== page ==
- What are my main client groups?
- How do they differ in their buying patterns?
- How do we adjust the process to sell to new clients and for repeat business?
- What are the expectations of our clients at each stage and what can we do to meet them?
Use a Relationship Led Approach
Your clients don’t want to feel like just another number. When you earn the attention of a prospective client take a relationship led approach and articulate what that means for your salespeople.
Active listening, empathy, note-taking, trust building, and following up are great skills to build and deepen your relationships with your clients.
Find the Cause of Stalled Sales
By following a set process, it allows your salespeople to be able to identify the causes of stalled sales. By following this roadmap, you are able to analyse whether or not your actions were adequate and how many of them you actually needed and finally what proved to be a misstep or a waste of time.
Get More Qualified Leads
One of the greatest benefits of adopting a clearly defined sales process is helping your teams to tackle one of its biggest pains – filtering out low potential leads and identifying the prospects with the highest chance to complete.
More than 70% of B2B Sales cycles take between 4 to 12 months to close. That’s why identifying qualified leads earlier in the process will not only help to make your sales cycle shorter and more targeted, but it also helps your team to maximise their efforts.
Improve Forecasting & Revenue
Having a clear map of where your salespeople are in the sales process helps your team to come up with more accurate forecasting.
As the sales process is a set of repeatable steps, it gives a more consistent picture of how many deals your team closes from any number of leads. This allows you to predict your win rates and set targets with more accuracy.
Never Miss a Follow-Up
One of the most important parts of winning a sale is a timely follow up email.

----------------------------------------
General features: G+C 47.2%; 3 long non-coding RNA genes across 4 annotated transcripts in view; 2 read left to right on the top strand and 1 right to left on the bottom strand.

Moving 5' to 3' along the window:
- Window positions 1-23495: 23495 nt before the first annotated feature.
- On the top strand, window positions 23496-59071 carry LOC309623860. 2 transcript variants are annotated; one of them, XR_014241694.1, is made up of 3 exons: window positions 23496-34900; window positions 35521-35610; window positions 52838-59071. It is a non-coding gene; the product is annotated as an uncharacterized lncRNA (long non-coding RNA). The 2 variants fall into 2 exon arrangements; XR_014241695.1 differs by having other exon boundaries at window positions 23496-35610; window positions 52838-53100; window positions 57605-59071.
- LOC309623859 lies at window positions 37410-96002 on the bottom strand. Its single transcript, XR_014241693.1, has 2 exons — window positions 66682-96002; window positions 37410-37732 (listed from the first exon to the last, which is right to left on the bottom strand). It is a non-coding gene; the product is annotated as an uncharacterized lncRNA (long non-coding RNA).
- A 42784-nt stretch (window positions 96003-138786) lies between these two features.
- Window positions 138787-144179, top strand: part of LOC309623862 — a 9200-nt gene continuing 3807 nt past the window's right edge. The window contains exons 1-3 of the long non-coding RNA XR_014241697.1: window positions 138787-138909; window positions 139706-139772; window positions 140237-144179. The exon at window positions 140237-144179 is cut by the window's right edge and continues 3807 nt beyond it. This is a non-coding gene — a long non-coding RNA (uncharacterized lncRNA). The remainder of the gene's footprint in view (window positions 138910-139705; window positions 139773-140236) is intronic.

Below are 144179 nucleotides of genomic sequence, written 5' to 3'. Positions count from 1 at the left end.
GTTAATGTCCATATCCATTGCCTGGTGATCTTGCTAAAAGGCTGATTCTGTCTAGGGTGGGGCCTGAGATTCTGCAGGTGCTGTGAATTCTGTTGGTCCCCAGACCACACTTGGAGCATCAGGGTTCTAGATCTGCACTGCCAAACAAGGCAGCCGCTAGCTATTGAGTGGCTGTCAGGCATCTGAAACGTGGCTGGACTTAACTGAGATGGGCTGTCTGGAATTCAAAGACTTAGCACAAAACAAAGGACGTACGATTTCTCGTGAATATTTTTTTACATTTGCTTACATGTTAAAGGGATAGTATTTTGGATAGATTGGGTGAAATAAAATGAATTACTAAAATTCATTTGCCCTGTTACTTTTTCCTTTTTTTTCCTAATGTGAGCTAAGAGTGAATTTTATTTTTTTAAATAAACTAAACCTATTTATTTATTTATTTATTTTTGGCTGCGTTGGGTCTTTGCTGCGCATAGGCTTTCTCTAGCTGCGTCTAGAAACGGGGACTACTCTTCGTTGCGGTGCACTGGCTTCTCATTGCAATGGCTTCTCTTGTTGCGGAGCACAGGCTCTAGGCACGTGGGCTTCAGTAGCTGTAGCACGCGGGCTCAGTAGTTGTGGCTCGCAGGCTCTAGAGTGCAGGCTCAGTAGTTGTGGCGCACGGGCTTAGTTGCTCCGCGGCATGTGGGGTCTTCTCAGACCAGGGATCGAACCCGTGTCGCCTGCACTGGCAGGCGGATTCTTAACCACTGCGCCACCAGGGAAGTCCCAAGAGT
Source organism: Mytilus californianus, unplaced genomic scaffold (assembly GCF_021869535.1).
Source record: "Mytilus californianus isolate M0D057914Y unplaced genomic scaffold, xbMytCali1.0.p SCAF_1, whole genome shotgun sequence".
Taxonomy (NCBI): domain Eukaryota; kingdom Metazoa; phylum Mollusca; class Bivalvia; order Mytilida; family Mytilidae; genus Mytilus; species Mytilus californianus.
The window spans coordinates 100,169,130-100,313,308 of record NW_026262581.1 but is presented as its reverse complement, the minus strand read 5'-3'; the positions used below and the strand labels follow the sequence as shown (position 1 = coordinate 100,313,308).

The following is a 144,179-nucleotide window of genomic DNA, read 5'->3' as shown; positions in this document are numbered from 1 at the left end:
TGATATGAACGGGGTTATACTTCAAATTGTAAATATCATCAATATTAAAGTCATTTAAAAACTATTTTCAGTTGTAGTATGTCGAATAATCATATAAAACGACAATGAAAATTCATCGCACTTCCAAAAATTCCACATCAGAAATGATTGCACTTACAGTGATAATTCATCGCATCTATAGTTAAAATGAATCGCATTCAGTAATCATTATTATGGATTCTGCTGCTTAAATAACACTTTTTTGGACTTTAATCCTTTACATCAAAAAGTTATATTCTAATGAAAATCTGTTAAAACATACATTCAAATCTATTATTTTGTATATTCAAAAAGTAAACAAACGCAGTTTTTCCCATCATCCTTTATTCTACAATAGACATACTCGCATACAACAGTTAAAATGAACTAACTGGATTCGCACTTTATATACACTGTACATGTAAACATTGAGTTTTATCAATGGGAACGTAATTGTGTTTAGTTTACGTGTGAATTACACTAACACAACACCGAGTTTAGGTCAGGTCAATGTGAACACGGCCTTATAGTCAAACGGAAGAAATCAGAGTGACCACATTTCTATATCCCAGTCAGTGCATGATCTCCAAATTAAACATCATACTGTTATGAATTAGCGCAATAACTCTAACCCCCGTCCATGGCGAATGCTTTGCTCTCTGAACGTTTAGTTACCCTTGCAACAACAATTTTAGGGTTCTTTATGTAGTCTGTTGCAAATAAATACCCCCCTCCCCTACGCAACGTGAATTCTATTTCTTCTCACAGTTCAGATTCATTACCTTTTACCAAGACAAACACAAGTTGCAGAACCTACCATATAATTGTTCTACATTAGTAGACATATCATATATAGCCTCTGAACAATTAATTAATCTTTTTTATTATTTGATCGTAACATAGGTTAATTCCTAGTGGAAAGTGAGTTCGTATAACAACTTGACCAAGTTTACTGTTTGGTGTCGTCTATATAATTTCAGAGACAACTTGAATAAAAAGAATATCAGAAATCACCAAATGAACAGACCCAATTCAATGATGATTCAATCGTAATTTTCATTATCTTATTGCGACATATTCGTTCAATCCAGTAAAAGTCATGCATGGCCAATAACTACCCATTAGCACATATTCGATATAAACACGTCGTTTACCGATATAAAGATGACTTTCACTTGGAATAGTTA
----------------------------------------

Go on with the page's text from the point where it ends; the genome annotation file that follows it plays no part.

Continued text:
During sometimes lengthy sales interactions, your team may forget to follow up with your potential clients. This alone can send an entire sale down the drain. Follow-ups keep the desire to buy alive.
A standardised sales process can remind you when to follow up with a prospect and keep a healthy pipeline. You could recommend a particular type of follow-up activity and even a template to use.
Provide the Best Customer Experience
It’s common that a sales team will push a prospect too quickly into the next stages of the sale Even if they may not be ready for it.
Not only does this damage the relationship, but sometimes it can completely break the deal. In a well-designed process, the focus is on the customer, this turns a haphazard and often pushy sale into smooth sailing with a great customer experience.
When based on your clients buying behaviours and expectations, a sales process will offer at each step: value, enhanced trust and create a stronger bond with your prospective clients – all at the right time.
Onboard New Team Members Like Pros
If instead of proper training, your new salespeople are asked to shadow their colleagues to learn how to sell, then you definitely need a sales process!
A defined sales process not only makes it easy to train newcomers but also to coach your existing sales team. It offers concrete steps for them to follow, but it also highlights what behaviours and skills are required for each stage of the sale, what outcomes are expected at each step, and what individual strengths should be utilised at different sales stages.
Defining your sales process can help you do the right things at the right time and know for sure what works for you and what doesn’t. Equipped with this knowledge you avoid making the same sales mistakes over and over again.
The long-term advantages of adopting a well-tuned sales strategy are plenty:
- Create and maintain long-lasting client relationships.
- Ensure higher client lifetime value.
- Reduce client retention costs.
- Get more referrals.
- Increase sales revenue.
Just don’t forget a good process is never set in stone.
It needs to be revised and adapted regularly, making sure that it still reflects the current state of your clients changing needs, your team skills, and your business goals. It should always remain a work in progress to ensure it stays effective for your business and adding value to your clients.
Published: 30th April 2021
I’ve been in and around business development for just over 20 years now, I’ve also been a Lighting Technician in live music for almost as long. I’ve been a Dad for half that time and many other things too. Including the opposite side of sales as a Purchasing Manager for several years.
I used to think each part needs to be kept apart, as separate personalities for each part of my life. That’s hard work though!
It took me far too long to realise it’s all me, each different part. And when combined, I can be so much better.
I’m meticulous as a lighting tech; I have to be for safety and not make a mistake and turn off all the lights in front of several hundred paying audience members in the middle of a song. Yes, I have done that, but only once!